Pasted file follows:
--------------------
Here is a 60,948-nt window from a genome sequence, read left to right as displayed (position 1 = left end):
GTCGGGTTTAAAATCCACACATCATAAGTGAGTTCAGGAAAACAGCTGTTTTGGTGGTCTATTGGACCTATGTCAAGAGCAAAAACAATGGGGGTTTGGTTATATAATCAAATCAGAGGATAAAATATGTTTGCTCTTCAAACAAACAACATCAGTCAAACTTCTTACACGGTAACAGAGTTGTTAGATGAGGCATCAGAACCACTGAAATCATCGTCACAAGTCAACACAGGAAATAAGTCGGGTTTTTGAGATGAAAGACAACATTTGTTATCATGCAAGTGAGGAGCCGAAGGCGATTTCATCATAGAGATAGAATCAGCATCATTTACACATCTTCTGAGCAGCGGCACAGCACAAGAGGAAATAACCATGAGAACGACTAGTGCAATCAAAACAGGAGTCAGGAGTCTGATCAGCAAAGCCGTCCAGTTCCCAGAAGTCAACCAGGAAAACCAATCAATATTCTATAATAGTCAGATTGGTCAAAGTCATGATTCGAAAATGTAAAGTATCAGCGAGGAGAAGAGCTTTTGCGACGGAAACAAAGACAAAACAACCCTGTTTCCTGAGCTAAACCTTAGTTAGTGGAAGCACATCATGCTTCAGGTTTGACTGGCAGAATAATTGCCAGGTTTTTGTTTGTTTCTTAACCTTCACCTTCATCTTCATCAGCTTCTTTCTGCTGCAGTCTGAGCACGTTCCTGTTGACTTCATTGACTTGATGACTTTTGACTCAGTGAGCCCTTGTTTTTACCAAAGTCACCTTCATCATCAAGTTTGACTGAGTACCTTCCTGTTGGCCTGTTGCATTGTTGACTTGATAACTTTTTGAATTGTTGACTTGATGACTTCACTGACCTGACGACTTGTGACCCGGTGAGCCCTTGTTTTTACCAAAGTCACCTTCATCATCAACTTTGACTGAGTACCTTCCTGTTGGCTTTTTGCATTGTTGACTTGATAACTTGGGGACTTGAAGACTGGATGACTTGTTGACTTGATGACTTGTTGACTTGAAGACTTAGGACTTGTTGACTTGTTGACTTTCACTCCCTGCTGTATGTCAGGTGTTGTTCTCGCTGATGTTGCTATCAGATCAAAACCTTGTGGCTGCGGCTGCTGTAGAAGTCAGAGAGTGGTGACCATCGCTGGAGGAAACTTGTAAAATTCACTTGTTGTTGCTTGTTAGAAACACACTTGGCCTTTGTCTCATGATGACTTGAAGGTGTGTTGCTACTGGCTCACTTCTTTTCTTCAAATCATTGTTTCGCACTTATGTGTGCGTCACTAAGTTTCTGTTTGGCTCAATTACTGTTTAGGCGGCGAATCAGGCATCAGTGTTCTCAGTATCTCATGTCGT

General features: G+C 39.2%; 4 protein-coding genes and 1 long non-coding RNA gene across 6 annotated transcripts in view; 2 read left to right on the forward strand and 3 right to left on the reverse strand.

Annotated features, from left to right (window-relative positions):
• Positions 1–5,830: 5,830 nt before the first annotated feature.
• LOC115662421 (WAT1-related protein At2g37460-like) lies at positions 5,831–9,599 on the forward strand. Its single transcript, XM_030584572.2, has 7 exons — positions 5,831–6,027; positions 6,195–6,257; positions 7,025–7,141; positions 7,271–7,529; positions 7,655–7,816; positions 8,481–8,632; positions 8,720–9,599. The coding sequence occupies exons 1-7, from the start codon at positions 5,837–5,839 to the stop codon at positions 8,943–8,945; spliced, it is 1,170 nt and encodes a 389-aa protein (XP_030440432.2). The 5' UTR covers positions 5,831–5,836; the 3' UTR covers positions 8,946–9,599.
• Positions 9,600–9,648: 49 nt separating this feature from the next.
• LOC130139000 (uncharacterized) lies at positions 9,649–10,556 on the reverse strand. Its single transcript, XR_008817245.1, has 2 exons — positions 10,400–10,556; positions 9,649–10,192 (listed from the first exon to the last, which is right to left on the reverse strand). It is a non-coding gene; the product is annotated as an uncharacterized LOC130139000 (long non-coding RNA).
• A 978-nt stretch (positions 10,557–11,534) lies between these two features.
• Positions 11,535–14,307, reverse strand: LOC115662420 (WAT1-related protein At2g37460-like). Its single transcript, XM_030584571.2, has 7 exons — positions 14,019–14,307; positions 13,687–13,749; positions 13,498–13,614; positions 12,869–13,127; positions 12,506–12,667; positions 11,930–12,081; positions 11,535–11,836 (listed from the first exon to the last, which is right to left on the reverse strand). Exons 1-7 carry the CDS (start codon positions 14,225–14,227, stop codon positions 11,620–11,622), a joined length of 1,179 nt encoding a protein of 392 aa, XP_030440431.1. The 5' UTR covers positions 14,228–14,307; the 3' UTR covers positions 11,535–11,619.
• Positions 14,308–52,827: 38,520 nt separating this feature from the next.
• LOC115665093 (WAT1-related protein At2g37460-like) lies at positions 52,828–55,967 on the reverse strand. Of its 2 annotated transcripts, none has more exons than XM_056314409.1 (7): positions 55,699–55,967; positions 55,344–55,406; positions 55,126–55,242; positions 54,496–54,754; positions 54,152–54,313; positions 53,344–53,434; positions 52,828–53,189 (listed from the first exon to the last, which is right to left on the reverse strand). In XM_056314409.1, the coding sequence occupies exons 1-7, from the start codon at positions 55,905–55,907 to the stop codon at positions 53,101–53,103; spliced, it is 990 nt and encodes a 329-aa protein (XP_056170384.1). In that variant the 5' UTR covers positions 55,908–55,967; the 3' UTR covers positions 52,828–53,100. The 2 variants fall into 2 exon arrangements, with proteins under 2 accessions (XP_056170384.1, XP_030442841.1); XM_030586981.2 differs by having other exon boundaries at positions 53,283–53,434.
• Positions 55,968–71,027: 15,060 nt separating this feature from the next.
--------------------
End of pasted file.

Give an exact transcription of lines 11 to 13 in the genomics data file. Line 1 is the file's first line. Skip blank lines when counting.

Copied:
• Positions 14,308–52,827: 38,520 nt separating this feature from the next.
• LOC115665093 (WAT1-related protein At2g37460-like) lies at positions 52,828–55,967 on the reverse strand. Of its 2 annotated transcripts, none has more exons than XM_056314409.1 (7): positions 55,699–55,967; positions 55,344–55,406; positions 55,126–55,242; positions 54,496–54,754; positions 54,152–54,313; positions 53,344–53,434; positions 52,828–53,189 (listed from the first exon to the last, which is right to left on the reverse strand). In XM_056314409.1, the coding sequence occupies exons 1-7, from the start codon at positions 55,905–55,907 to the stop codon at positions 53,101–53,103; spliced, it is 990 nt and encodes a 329-aa protein (XP_056170384.1). In that variant the 5' UTR covers positions 55,908–55,967; the 3' UTR covers positions 52,828–53,100. The 2 variants fall into 2 exon arrangements, with proteins under 2 accessions (XP_056170384.1, XP_030442841.1); XM_030586981.2 differs by having other exon boundaries at positions 53,283–53,434.
• Positions 55,968–71,027: 15,060 nt separating this feature from the next.